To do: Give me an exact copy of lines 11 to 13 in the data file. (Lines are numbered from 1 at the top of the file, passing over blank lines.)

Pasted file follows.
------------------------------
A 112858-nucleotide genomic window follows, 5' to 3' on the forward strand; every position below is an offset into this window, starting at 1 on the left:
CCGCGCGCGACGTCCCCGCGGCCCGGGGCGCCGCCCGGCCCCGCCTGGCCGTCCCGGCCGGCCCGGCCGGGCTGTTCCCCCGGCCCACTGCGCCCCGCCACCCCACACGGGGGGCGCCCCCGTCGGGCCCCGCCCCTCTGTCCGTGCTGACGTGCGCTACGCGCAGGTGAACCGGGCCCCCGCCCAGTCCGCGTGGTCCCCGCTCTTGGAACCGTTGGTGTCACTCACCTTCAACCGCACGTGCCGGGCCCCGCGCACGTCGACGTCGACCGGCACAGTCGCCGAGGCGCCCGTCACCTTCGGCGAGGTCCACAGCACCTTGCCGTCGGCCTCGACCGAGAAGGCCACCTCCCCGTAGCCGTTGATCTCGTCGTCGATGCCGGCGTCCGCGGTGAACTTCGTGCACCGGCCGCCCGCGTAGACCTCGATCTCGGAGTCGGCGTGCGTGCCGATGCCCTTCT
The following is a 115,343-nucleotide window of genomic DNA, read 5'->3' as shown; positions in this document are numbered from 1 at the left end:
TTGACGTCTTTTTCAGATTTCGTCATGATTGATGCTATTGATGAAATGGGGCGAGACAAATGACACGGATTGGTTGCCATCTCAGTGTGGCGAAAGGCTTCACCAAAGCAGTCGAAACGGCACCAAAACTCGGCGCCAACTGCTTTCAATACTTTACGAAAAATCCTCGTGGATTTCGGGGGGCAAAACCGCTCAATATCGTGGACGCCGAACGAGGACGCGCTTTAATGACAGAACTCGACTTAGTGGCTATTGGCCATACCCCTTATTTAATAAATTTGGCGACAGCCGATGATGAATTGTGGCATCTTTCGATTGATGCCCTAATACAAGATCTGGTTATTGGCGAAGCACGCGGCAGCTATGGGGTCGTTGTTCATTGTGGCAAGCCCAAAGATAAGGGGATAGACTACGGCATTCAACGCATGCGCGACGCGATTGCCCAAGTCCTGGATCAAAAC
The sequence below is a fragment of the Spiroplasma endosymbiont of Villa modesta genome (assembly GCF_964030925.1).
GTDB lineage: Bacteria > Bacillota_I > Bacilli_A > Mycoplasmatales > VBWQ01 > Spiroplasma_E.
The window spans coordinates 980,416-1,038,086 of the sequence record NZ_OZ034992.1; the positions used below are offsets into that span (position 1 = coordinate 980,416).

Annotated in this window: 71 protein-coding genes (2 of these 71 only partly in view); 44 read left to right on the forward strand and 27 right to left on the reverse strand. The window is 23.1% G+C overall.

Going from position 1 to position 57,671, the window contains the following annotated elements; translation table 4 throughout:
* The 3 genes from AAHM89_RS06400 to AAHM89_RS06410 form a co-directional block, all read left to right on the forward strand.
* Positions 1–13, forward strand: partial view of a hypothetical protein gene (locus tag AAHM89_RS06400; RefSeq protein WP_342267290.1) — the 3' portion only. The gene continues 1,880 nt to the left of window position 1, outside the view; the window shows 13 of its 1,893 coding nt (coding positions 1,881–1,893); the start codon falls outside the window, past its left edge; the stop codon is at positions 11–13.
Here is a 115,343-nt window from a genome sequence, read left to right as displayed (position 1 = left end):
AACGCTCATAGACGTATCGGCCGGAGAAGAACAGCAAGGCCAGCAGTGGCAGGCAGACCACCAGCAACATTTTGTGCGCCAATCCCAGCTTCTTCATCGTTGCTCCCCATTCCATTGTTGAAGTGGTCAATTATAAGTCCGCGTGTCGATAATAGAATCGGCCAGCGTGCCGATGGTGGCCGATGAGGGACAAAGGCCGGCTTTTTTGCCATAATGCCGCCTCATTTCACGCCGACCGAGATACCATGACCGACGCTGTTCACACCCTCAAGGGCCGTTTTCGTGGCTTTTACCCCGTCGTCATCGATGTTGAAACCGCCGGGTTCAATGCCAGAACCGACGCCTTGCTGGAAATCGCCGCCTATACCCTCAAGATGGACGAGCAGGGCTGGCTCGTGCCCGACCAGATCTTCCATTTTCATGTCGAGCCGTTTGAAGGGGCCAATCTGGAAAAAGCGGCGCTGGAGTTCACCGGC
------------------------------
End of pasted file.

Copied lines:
* Positions 1–13, forward strand: partial view of a hypothetical protein gene (locus tag AAHM89_RS06400; RefSeq protein WP_342267290.1) — the 3' portion only. The gene continues 1,880 nt to the left of window position 1, outside the view; the window shows 13 of its 1,893 coding nt (coding positions 1,881–1,893); the start codon falls outside the window, past its left edge; the stop codon is at positions 11–13.
Here is a 115,343-nt window from a genome sequence, read left to right as displayed (position 1 = left end):
AACGCTCATAGACGTATCGGCCGGAGAAGAACAGCAAGGCCAGCAGTGGCAGGCAGACCACCAGCAACATTTTGTGCGCCAATCCCAGCTTCTTCATCGTTGCTCCCCATTCCATTGTTGAAGTGGTCAATTATAAGTCCGCGTGTCGATAATAGAATCGGCCAGCGTGCCGATGGTGGCCGATGAGGGACAAAGGCCGGCTTTTTTGCCATAATGCCGCCTCATTTCACGCCGACCGAGATACCATGACCGACGCTGTTCACACCCTCAAGGGCCGTTTTCGTGGCTTTTACCCCGTCGTCATCGATGTTGAAACCGCCGGGTTCAATGCCAGAACCGACGCCTTGCTGGAAATCGCCGCCTATACCCTCAAGATGGACGAGCAGGGCTGGCTCGTGCCCGACCAGATCTTCCATTTTCATGTCGAGCCGTTTGAAGGGGCCAATCTGGAAAAAGCGGCGCTGGAGTTCACCGGC